Hanna Reitsch and Melitta von Stauffenberg were talented, courageous, and strikingly attractive women who fought convention to make their names in the male-dominated field of flight in 1930s Germany. With the war, both became pioneering test pilots and were awarded the Iron Cross for service to the Third Reich. But they could not have been more different and neither woman had a good word to say for the other.
Hanna was middle-class, vivacious, and distinctly Aryan, while the darker, more self-effacing Melitta came from an aristocratic Prussian family. Both were driven by deeply held convictions about honor and patriotism; but ultimately, while Hanna tried to save Hitler's life, begging him to let her fly him to safety in April 1945, Melitta covertly supported the most famous attempt to assassinate the FUhrer. Their interwoven lives provide vivid insight into Nazi Germany and its attitudes toward women, class, and race.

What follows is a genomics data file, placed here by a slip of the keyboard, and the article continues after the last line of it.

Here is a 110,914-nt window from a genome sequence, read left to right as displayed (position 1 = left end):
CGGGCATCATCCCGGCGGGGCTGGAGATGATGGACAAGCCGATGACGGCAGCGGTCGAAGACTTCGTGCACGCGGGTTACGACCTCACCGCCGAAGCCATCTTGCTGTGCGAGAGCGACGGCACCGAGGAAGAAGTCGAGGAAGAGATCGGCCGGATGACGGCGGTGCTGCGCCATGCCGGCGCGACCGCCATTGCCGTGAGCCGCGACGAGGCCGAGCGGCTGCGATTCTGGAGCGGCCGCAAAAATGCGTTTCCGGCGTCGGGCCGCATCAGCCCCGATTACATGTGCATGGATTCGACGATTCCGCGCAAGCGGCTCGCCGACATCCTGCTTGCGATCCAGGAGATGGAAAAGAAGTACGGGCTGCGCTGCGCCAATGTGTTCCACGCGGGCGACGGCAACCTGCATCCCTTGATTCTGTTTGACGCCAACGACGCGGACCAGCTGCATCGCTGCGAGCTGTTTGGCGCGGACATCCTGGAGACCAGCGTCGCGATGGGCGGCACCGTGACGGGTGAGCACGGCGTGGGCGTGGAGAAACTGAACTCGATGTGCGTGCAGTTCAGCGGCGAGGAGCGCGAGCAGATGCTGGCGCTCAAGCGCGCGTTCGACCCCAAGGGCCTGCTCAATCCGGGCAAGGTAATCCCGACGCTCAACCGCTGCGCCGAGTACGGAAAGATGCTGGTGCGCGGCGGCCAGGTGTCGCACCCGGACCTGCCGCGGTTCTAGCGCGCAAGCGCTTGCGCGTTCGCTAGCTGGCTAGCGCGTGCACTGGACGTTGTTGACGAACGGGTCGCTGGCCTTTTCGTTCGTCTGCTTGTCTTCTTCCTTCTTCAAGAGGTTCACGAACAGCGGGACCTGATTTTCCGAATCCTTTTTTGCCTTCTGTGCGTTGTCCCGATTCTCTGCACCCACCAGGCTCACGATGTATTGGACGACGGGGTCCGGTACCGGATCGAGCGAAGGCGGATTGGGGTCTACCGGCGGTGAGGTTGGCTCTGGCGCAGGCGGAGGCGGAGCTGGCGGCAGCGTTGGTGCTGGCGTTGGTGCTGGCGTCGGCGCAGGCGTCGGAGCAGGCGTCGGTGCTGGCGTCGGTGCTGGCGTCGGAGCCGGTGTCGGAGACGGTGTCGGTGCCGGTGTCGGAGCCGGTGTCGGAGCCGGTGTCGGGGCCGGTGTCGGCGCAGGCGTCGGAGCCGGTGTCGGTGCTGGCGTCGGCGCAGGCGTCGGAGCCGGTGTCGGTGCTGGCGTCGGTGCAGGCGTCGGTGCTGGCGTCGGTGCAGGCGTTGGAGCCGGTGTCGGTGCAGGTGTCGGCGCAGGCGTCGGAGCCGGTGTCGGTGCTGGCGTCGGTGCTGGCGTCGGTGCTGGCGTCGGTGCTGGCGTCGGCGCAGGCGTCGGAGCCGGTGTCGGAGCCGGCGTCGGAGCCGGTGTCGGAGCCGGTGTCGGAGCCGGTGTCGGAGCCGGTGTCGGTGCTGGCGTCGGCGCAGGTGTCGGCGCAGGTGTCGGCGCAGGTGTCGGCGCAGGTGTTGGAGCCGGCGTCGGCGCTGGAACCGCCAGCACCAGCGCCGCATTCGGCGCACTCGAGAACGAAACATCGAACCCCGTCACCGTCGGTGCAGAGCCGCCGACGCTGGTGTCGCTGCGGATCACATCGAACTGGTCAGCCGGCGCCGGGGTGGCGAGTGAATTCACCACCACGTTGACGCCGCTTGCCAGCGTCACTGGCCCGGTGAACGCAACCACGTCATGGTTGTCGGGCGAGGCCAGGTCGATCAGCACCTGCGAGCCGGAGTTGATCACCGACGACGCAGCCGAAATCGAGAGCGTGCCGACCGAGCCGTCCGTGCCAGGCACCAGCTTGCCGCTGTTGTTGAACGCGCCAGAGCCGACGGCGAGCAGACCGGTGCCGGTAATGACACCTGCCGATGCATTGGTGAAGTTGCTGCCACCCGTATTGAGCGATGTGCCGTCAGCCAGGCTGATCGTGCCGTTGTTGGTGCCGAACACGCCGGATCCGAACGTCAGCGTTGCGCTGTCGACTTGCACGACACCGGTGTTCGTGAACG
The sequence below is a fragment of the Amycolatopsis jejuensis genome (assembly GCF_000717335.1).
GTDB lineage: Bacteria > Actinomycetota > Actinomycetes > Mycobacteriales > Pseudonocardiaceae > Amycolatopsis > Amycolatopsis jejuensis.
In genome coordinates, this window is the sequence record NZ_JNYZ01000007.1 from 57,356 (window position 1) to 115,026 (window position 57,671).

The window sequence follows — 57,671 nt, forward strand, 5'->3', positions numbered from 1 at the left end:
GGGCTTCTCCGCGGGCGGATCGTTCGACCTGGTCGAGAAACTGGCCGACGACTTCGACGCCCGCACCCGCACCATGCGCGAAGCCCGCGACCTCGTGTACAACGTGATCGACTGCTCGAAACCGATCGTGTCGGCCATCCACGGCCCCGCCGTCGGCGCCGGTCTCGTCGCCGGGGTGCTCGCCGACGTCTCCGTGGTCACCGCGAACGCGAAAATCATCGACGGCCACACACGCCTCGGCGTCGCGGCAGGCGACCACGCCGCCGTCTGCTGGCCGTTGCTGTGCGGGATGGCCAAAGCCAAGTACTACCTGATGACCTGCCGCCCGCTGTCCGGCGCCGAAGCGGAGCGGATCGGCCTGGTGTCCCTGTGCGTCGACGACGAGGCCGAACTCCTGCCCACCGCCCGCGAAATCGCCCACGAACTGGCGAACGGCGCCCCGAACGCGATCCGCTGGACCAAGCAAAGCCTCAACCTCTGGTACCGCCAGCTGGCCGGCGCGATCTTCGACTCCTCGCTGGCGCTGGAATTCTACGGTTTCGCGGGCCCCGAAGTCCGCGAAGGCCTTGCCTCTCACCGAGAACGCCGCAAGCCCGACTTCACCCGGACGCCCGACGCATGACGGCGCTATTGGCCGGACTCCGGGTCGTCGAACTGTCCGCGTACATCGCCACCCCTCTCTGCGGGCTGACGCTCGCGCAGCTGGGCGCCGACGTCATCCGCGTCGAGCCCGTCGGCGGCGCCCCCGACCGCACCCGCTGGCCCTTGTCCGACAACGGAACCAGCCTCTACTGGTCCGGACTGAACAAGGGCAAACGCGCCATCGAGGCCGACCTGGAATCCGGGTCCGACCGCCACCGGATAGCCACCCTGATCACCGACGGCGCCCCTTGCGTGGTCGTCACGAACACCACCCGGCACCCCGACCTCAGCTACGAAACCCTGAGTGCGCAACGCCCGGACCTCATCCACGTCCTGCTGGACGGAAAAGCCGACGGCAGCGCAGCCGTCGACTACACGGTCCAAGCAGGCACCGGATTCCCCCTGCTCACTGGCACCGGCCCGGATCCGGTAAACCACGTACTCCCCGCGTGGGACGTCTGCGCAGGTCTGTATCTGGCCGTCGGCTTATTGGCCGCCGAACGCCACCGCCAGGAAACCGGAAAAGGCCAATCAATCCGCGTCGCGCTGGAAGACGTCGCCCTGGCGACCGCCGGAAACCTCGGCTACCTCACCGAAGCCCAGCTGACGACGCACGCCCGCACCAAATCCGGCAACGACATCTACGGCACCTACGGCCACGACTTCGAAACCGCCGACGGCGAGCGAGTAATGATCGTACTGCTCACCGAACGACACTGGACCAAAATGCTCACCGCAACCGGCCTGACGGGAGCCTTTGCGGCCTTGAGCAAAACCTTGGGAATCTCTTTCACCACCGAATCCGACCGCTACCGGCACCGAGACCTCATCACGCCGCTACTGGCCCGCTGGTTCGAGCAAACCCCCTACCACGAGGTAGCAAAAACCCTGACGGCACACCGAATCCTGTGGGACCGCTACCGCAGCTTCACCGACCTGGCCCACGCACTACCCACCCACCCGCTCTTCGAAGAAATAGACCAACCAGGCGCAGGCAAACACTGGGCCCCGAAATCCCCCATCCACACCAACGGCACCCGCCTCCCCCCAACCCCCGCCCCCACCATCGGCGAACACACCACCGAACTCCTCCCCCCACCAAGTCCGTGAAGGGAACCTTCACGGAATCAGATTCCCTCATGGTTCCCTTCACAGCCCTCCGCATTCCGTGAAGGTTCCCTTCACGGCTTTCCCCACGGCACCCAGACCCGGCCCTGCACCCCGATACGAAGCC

Acclaimed biographer Clare Mulley gets under the skin of these two distinctive and unconventional women, giving a full-and as yet largely unknown-account of their contrasting yet strangely parallel lives, against a changing backdrop of the 1936 Olympics, the Eastern Front, the Berlin Air Club, and Hitler's bunker.
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